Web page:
How You Should Actually Multitask with Live Apps
If you do choose to embrace Windows 8 in all its tiled goodness — and you really should — the first trouble you’re going to run into is fluidly switching between apps. Your programs will now open full screen, which means going back and forth is more complicated than just clicking around. And Alt+Tab doesn’t behave quite like you’re used to any more. So here’s how to get around:
Your New Most Used (But Kinda Clumsy) Gesture: You can zoom through Metro apps while multitasking easily enough just by swiping (or clicking in the top left corner, if you’re on a mouse), but there’s one problem: It can be a crap shoot which app you’re going to get, since there’s no visual reference point about what’s coming up next, and in what order. The gesture to get around this isn’t super obvious.
If you’re using a touchscreen, pull from the left side of the screen, like you’re going to yank an app over for that fast-change multitask, but then shove it back to the left. This brings up the Windows 8 app selector, where only Windows 8 apps are shown, with the desktop environment being a single app. As far as we can tell, this doesn’t work on trackpads (at least the ones we’ve used). Once you used to it, though, it’s actually a more natural way to access multitasking than iOS, and a little easier than Android since you don’t have to reach for a button — it’s just always on the left side of your screen.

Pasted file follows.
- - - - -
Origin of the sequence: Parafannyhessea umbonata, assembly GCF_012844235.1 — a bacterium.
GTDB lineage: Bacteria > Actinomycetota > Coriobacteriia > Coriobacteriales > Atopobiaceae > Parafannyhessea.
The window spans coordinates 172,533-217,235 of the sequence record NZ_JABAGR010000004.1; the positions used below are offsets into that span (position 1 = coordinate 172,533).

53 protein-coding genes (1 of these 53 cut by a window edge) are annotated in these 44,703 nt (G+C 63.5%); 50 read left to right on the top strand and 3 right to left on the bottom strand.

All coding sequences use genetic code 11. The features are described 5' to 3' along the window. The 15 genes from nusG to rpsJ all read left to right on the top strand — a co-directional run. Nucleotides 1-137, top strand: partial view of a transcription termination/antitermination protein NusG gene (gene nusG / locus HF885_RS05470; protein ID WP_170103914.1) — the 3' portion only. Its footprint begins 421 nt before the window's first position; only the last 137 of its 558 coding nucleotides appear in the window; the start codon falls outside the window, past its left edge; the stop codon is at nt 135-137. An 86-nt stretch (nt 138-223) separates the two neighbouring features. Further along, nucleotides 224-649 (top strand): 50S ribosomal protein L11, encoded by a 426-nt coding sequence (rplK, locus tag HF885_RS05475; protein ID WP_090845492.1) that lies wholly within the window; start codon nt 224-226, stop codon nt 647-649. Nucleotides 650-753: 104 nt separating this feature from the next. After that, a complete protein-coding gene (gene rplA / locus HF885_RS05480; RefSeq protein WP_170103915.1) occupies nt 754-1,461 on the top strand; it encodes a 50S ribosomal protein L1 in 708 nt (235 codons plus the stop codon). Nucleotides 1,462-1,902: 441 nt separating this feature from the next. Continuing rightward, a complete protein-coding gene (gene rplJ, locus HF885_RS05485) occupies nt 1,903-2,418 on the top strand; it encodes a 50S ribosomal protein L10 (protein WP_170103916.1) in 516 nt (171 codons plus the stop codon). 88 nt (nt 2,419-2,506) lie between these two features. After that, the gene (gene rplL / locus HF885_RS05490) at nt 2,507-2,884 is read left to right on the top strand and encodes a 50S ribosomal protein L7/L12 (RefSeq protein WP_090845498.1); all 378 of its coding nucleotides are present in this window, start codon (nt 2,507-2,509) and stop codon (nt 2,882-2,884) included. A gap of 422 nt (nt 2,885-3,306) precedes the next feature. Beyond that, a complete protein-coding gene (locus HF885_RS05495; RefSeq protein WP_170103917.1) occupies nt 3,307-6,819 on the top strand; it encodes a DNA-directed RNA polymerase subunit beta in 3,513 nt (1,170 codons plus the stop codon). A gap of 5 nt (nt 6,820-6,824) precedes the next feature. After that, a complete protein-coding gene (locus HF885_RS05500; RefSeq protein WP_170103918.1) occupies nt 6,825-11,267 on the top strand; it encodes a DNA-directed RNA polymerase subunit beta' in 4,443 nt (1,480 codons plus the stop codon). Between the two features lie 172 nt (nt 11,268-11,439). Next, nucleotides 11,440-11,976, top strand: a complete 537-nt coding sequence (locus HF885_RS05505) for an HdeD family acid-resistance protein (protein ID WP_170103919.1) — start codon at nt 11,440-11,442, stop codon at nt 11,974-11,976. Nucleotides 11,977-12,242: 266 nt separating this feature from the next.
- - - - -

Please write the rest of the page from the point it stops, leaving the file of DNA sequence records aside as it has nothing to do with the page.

Alt Tab vs. Start Tab: This is another big difference. In Windows 7 and Windows Vista, Start+Tab cycled you through your apps using the Aero view, with previews of each windows rather than the regular Alt+Tab. Now, though, Start+Tab accesses the same Windows 8 multitasking menu, while Alt+Tab is unchanged.
The difference between the two is that Alt+Tab has an icon for each of your Windows 8 apps, but also each of your desktop apps. So if you’re just Alt+Tabbing around, you can get disoriented by zapping from full screen app to full screen app